Could we see a microfinance bubble?

Vikas Bajaj’s recent article in the New York Times entitled Sun Co-Founder Uses Capitalism to Help Poor details the story of Sun Microsystems co-founder Vinod Khosla and his venture into microfinance. His recent investment in SKS Microfinance netted him $117 million after the company issued an initial public offering (IPO). The narrative of the article is that there is insufficient capital available to truly combat poverty and that Khosla is trying to channel his profits into productive outlets that will reduce poverty in a significant way. The dissent within the article is limited to the basic “you can’t put profits over people” mindset while Khosla sees N.G.O.’s as ultimately ineffective, presumably because of the lack of funding.

Aside from addressing the potential marginalization of microfinance’s noble social goals, there is a completely separate issue of the ramifications of such a flood of fund into social ventures. Money can only be a valuable resource if it can be put to good use through strong institutions and managers. Growing the budget of an organization does not necessarily result in an increase in it’s effectiveness. Even so, Kosla should be commended for his efforts to fund a wide range of social ventures such as milk collection and chilling plants which will direct cash to more than one place.

Without sufficiently strong institutions, the potential for a microfinance bubble is very real since the effectiveness microfinance depends on fiscal sustainability. The article almost gets to the point here:

Moreover, as the fallout from the global financial crisis has made clear, the profit-maximizing tendencies of businesses can hurt society, said Phil Buchanan, president for the Center for Effective Philanthropy, a research organization based in Cambridge, Mass.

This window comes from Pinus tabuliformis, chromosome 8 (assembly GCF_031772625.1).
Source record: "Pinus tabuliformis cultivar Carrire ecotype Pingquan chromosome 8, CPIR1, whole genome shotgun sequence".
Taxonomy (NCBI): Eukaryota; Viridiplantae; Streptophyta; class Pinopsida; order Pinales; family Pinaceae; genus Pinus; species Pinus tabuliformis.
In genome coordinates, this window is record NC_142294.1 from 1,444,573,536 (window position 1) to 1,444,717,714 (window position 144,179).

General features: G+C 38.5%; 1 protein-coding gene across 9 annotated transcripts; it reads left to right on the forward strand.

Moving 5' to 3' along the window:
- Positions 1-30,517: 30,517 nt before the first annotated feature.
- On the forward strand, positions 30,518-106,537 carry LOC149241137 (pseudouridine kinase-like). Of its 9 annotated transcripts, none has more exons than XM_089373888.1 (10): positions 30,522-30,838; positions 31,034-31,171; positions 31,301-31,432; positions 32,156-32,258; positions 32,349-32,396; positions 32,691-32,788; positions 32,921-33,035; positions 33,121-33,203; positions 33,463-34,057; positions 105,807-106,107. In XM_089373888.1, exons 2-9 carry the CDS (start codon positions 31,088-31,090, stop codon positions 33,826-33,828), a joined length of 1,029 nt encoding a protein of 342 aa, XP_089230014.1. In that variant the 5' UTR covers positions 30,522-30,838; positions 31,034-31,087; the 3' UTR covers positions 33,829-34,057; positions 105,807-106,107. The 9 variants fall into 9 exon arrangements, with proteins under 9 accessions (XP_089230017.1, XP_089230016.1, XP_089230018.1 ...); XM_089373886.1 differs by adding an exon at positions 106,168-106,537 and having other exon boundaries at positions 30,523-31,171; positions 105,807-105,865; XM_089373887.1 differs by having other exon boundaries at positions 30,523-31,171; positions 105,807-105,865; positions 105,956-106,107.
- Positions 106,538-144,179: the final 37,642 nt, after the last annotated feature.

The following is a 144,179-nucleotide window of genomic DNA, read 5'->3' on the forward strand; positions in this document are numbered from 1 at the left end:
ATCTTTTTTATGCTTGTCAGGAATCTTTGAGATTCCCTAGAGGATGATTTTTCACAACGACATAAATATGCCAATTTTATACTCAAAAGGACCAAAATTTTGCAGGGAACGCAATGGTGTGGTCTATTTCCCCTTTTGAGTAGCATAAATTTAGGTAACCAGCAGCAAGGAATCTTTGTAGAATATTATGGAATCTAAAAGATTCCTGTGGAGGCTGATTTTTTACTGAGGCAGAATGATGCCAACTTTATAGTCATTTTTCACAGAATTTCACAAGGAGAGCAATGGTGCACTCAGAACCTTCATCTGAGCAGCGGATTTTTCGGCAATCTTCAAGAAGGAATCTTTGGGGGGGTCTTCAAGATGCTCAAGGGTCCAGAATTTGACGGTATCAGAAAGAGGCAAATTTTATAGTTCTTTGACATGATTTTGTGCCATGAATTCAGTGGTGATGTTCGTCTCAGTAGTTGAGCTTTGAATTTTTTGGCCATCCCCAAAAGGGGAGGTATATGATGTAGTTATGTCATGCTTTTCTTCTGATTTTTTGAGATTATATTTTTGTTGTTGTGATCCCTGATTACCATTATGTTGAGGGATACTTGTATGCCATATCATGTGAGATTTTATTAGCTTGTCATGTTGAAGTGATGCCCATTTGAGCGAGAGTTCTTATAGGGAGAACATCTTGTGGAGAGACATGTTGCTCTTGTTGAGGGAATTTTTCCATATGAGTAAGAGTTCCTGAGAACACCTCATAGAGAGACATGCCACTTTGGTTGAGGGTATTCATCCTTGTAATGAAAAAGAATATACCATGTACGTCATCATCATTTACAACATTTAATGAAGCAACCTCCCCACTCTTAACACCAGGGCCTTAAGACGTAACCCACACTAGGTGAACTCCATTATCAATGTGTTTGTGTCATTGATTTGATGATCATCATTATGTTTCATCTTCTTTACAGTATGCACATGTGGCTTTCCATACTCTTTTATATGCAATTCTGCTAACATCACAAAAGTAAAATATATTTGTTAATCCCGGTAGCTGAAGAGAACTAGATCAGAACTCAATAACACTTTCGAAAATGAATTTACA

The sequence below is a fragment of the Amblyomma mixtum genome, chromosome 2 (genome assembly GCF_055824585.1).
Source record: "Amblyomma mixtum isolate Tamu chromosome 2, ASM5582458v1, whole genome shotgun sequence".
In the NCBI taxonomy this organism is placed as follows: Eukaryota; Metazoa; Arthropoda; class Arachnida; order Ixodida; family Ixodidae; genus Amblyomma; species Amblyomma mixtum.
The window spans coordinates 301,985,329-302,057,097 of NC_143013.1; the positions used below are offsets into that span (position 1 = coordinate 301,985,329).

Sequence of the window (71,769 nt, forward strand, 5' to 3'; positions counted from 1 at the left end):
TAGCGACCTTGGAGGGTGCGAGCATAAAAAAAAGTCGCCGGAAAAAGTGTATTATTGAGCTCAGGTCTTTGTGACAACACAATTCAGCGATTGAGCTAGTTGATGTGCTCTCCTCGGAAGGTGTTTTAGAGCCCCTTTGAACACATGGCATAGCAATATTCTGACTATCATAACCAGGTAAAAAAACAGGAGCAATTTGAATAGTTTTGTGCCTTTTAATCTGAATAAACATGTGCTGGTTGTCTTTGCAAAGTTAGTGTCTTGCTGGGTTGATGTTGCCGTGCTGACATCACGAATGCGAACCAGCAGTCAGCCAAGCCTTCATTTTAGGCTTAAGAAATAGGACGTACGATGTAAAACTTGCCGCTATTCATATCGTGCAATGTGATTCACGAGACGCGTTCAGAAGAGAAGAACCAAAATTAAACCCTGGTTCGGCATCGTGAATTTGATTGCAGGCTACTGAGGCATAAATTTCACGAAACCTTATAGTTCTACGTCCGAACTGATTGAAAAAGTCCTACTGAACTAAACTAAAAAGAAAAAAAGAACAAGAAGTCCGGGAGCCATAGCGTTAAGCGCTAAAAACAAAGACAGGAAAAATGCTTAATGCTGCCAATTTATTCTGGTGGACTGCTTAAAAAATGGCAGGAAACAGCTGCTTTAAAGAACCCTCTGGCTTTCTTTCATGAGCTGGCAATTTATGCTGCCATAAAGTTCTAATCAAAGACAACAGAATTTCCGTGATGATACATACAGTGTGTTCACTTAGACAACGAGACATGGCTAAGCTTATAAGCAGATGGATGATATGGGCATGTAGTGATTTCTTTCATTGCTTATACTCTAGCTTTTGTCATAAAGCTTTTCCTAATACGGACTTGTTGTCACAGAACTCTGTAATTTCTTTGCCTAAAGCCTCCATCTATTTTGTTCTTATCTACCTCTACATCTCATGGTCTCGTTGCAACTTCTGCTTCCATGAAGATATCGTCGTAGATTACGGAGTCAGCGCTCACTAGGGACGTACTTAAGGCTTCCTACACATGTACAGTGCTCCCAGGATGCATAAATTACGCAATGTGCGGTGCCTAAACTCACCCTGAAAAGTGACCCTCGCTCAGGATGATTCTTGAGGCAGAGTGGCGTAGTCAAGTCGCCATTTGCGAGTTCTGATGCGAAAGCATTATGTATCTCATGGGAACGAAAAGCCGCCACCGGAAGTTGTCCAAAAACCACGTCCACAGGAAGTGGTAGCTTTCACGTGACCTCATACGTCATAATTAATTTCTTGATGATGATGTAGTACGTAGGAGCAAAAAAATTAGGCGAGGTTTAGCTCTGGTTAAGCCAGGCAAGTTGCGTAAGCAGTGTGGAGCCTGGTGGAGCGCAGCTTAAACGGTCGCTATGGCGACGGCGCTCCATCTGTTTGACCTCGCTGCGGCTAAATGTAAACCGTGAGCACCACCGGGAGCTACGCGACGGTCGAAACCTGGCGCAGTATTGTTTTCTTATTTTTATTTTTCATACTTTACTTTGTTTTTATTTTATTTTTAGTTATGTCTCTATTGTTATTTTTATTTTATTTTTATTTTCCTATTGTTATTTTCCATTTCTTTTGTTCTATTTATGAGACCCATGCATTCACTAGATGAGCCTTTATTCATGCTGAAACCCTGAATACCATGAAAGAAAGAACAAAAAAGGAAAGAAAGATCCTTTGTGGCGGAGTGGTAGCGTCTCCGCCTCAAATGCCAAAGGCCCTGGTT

A common conception about the financial crisis is that it was caused by unbridled self-interest. That is a partial answer, but the real driving force behind the crisis was that self-interest combined with an inexhaustible supply of credit in an unregulated market. Microfinance is a poverty-fighting tool which utilizes credit itself. With that in mind, could we see a Minsky bubble in microfinance as large sums of money flow into these ventures? A lack of skilled managers doing their due diligence would be another ingredient in the recipe for such an outcome. Combined with the recent IPO clouding the incentive structure of the organization, there is a risk for creating financial instability through a mechanism that was meant to bring stability to the developing world.

The fact that micro-loans are not collateralized will keep any crisis from spreading to the wider economy in the way that the housing boom of the mid-2000’s did. Nevertheless, a boom and bust of any proportion within the microfinance system would put it’s long-term sustainability in question. The real way to provide stability would be to strengthen the organizations and foster a long-term growth plan. However, the article makes clear that Khosla values the desires of wealthy donors over experienced N.G.O.’s. It will be interesting to see the ultimate impact of SKS Microfinance on the greater system and if we see some of the problems associated with for-profit lending start to creep into this form of financial services. In the meantime, the raised capital should be invested in the organization rather than used to extend credit beyond it’s scope and capability.